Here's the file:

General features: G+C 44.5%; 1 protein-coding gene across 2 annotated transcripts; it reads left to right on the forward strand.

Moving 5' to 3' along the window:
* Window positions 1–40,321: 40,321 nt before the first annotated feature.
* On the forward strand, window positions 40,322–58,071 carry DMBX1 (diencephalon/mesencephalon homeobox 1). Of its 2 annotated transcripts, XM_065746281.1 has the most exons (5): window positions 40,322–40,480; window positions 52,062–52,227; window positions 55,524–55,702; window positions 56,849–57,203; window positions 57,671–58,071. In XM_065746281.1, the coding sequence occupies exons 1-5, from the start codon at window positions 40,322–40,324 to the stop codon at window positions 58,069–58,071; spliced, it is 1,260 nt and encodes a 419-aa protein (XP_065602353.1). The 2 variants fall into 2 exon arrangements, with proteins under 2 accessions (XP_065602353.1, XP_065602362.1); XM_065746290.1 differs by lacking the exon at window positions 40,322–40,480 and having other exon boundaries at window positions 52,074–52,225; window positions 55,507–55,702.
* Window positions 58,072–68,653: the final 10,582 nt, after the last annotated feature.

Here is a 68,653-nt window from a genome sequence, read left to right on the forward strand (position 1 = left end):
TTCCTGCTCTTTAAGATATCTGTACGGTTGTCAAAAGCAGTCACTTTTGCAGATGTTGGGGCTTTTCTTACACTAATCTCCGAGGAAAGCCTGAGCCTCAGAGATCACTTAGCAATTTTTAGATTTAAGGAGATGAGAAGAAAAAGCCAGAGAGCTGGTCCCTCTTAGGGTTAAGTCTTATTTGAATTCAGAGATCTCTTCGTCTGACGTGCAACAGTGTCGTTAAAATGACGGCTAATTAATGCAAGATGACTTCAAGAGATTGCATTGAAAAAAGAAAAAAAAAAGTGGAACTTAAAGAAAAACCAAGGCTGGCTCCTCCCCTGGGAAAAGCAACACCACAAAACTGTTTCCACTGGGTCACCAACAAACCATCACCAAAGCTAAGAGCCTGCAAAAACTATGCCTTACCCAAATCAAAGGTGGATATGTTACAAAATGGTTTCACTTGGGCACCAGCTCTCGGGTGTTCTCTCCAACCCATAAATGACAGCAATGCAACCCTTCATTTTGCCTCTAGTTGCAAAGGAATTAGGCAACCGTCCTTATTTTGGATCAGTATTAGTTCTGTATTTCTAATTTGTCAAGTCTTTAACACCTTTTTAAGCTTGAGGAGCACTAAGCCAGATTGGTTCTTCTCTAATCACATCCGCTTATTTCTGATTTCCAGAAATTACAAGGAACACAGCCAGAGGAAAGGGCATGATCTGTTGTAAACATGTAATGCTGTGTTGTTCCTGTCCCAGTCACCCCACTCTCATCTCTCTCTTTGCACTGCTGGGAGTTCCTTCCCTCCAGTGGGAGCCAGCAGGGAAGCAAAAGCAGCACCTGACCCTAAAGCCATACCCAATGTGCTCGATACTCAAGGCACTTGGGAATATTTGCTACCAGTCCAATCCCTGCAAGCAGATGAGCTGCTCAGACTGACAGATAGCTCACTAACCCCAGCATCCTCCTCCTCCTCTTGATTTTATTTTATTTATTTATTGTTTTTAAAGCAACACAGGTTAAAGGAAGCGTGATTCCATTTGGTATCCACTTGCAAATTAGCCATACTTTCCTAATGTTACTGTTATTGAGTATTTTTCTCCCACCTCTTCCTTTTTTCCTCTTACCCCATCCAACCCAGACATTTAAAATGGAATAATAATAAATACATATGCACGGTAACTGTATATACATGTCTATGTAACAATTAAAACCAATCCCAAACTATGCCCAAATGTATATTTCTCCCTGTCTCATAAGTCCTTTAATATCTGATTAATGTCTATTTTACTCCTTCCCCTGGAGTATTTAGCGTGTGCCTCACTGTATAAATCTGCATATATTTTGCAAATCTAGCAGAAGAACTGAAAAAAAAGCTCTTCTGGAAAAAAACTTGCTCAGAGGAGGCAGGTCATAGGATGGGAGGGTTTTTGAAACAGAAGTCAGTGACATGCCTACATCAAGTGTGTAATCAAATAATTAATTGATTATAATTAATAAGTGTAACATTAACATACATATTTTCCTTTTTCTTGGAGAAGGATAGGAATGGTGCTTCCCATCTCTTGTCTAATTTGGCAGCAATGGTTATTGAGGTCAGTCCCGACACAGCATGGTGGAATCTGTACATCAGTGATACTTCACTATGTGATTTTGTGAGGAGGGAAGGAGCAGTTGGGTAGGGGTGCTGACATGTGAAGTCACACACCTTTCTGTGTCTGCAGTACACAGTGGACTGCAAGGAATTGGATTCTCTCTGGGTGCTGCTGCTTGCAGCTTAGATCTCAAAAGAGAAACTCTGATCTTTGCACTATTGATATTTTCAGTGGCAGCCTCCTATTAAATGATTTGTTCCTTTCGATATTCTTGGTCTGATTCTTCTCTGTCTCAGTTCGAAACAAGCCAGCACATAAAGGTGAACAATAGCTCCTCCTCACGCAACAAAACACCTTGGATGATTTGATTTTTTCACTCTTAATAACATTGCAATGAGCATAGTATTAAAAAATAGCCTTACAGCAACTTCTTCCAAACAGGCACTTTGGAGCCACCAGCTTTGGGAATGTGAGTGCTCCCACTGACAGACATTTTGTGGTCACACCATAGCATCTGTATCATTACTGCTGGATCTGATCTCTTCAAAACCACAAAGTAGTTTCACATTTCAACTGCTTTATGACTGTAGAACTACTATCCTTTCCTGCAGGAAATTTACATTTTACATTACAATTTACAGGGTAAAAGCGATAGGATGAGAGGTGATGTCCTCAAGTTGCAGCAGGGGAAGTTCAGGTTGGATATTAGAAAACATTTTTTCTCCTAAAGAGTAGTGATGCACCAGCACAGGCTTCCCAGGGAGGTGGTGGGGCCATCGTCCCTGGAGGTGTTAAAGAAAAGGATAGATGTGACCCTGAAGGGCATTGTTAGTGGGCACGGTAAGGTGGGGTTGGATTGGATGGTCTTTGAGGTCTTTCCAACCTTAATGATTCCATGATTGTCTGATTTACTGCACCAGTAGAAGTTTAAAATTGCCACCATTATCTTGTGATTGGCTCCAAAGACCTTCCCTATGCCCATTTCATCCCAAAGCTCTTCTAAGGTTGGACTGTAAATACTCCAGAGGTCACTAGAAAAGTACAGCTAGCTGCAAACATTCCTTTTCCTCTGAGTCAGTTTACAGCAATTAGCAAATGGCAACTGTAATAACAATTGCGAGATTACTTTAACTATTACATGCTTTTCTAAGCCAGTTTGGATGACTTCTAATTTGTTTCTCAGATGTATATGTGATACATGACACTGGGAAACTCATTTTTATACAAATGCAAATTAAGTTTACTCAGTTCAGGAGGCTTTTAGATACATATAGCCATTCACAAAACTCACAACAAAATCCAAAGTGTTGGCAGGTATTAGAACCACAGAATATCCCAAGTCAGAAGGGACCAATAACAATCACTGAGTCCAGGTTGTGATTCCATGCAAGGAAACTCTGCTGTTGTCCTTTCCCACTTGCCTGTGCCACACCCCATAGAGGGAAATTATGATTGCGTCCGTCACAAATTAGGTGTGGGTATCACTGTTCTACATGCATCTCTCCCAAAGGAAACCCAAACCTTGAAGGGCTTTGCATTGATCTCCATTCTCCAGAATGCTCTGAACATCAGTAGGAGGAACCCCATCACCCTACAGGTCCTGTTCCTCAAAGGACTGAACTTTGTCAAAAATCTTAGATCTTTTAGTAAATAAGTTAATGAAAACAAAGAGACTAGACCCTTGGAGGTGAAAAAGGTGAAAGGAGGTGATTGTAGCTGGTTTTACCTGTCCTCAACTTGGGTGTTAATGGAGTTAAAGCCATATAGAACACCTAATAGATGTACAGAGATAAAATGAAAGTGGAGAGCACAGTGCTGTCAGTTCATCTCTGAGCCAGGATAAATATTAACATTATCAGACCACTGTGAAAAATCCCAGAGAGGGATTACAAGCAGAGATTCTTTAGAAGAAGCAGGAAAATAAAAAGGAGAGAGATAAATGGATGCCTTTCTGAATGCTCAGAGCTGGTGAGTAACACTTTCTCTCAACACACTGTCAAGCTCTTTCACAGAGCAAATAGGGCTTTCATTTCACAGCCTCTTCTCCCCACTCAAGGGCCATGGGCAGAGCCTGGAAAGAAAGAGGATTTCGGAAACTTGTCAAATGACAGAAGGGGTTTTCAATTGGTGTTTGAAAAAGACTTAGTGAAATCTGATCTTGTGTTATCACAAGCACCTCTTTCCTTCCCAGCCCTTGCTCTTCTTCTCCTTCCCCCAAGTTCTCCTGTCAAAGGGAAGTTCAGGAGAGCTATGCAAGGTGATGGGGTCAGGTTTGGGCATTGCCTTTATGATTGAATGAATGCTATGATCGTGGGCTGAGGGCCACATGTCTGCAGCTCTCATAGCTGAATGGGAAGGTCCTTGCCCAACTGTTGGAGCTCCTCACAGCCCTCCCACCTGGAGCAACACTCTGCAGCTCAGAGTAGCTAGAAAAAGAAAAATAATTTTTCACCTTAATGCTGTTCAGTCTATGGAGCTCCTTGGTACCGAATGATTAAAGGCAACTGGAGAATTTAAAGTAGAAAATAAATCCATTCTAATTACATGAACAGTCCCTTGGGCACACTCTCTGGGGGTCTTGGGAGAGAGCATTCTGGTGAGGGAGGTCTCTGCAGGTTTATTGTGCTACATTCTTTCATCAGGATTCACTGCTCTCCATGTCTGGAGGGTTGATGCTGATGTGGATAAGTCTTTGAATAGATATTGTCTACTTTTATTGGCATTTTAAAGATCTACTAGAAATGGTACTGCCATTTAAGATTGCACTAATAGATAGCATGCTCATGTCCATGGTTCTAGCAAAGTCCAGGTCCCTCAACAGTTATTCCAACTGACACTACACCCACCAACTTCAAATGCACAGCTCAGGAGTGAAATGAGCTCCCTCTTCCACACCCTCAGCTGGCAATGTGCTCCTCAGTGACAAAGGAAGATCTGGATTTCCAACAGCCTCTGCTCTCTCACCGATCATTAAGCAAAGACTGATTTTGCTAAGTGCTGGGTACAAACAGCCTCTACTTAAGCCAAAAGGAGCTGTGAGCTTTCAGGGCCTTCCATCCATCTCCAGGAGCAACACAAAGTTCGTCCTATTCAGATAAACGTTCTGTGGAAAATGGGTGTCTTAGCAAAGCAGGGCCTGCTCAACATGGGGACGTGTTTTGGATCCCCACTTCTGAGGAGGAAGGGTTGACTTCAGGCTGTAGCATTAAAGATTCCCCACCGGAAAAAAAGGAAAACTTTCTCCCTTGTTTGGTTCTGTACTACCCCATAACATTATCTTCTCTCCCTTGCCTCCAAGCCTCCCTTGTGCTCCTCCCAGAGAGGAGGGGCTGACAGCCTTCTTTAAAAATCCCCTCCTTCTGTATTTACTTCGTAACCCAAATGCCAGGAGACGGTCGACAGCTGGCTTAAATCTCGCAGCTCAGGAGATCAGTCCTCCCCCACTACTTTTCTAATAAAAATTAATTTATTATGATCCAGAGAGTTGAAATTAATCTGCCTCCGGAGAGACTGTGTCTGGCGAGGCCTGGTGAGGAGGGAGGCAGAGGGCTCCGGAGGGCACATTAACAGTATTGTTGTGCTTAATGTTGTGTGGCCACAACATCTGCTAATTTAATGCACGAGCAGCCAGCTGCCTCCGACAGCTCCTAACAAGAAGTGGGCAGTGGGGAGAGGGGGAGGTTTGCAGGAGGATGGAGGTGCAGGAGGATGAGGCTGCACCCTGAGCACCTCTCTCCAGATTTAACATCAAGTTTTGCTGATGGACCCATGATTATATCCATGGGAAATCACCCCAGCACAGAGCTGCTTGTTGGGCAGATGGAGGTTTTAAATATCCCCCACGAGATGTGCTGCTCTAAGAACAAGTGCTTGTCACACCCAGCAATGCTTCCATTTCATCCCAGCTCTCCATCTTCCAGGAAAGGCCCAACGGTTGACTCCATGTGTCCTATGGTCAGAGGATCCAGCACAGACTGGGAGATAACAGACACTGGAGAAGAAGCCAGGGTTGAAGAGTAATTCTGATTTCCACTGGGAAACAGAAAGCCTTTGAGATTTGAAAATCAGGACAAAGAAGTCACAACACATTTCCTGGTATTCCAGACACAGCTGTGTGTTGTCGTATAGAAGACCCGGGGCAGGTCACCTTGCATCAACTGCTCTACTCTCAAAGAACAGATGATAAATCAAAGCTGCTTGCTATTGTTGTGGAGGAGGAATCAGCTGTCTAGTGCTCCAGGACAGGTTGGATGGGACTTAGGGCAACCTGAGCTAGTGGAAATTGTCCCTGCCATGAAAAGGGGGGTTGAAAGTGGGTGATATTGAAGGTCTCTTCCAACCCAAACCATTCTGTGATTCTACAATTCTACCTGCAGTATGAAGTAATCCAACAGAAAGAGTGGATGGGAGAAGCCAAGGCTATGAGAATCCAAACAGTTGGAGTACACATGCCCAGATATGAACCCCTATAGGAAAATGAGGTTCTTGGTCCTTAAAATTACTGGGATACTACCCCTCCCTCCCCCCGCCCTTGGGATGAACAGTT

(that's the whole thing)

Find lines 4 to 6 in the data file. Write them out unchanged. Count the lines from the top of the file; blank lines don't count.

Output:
* On the forward strand, window positions 40,322–58,071 carry DMBX1 (diencephalon/mesencephalon homeobox 1). Of its 2 annotated transcripts, XM_065746281.1 has the most exons (5): window positions 40,322–40,480; window positions 52,062–52,227; window positions 55,524–55,702; window positions 56,849–57,203; window positions 57,671–58,071. In XM_065746281.1, the coding sequence occupies exons 1-5, from the start codon at window positions 40,322–40,324 to the stop codon at window positions 58,069–58,071; spliced, it is 1,260 nt and encodes a 419-aa protein (XP_065602353.1). The 2 variants fall into 2 exon arrangements, with proteins under 2 accessions (XP_065602353.1, XP_065602362.1); XM_065746290.1 differs by lacking the exon at window positions 40,322–40,480 and having other exon boundaries at window positions 52,074–52,225; window positions 55,507–55,702.
* Window positions 58,072–68,653: the final 10,582 nt, after the last annotated feature.

Here is a 68,653-nt window from a genome sequence, read left to right on the forward strand (position 1 = left end):